Alaska was no different from the rest of the country in terms of a need for permanent housing, but it also seemed to have an added burden. Not only did it have its own soldiers returning home from war and starting families, it also had the immigration of men previously stationed in the territory who wanted to make it their new home. These men found Alaska so alluring that they returned home just long enough to gather their families and bring them north.
Before long the headlines once reserved for war were replaced with accounts of a housing shortage that grew to epidemic proportion. On January 20, 1945, an article in the Fairbanks Daily News Miner indicated at least two hundred Fairbanks's families were living in shacks for lack of better housing. That same day, a survey released by the Anchorage Chamber of Commerce declared that thirteen families had searched for a place to rent, without success, for five months or more. By September 3, the following year, 1,482 Anchorage families would be estimated homeless. The severity of this issue at its peak is probably best summarized by Governor Ernest Greuning in his Annual Report of the Governor of Alaska:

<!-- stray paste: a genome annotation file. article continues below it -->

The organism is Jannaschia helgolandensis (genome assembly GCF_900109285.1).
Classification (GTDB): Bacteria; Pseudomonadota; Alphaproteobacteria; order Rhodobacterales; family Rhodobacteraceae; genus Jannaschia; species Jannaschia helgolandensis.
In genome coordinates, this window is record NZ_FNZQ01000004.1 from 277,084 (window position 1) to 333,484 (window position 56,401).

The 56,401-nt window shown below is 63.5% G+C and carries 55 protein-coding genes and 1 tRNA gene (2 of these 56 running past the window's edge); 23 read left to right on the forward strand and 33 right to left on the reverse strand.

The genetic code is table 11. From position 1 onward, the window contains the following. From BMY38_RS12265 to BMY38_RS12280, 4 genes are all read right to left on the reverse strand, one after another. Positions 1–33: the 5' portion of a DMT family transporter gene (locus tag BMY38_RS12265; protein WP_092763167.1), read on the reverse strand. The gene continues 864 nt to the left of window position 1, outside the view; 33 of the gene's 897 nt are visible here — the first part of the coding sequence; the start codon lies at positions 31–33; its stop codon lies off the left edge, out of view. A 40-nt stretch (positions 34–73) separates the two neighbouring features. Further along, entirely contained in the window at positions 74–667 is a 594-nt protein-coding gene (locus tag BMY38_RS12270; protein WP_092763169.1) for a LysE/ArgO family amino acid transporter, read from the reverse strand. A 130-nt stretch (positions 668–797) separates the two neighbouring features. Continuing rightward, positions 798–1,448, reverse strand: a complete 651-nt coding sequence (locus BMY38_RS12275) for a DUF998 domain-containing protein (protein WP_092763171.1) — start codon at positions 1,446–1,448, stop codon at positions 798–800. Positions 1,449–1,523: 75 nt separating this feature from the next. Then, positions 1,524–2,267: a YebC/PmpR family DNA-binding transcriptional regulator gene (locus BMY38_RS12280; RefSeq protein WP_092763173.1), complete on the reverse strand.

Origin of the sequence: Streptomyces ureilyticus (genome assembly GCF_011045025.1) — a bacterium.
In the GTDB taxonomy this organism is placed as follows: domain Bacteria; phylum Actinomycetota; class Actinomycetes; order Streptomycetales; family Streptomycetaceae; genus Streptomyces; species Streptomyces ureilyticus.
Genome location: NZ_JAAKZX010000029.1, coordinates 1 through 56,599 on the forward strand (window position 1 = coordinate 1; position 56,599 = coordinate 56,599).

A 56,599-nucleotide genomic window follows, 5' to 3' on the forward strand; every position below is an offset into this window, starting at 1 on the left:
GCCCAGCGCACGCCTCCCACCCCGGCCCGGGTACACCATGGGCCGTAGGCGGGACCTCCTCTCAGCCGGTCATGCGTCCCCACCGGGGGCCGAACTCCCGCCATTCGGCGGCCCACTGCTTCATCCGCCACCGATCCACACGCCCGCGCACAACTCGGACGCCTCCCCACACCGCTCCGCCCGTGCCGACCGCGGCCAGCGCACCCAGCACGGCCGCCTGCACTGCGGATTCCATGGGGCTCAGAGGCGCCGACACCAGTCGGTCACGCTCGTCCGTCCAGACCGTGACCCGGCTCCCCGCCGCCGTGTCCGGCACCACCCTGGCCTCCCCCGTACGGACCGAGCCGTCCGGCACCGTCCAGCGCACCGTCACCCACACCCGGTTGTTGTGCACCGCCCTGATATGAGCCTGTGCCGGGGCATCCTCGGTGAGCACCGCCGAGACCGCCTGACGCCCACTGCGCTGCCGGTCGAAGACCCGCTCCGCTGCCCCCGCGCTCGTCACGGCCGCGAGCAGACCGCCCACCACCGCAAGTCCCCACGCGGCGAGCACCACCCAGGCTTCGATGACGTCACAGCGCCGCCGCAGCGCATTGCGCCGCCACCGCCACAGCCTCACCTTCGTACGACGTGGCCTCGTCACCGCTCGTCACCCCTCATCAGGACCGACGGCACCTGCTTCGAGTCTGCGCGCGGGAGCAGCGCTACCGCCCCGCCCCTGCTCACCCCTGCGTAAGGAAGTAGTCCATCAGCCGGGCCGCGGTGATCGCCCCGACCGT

Fresh Crop, 2004
Digitally-manipulated photograph by Chris Arend
Between 1942 and 1945 the people of Anchorage seem to live in harmony with their Quonset neighbors. It was as though they accepted these structures for their part in the war effort. One Quonset camp was erected in the railway yard at Ship Creek, the very birthplace of Anchorage's original tent city. Huts were laid out nearly end-to-end in long rows. Called the "Snake Ranch," this camp was the home of the 714th Railway Operating Battalion, a military contingent deployed to assist the Alaska Railroad in efficient transportation of military supplies. Having served the territory for twenty-five months, the battalion was relieved of duty on May 7, 1945. They were shipped out three days later. Left behind was a village of Quonset huts that stood silent amidst the desperate cries of a housing shortage.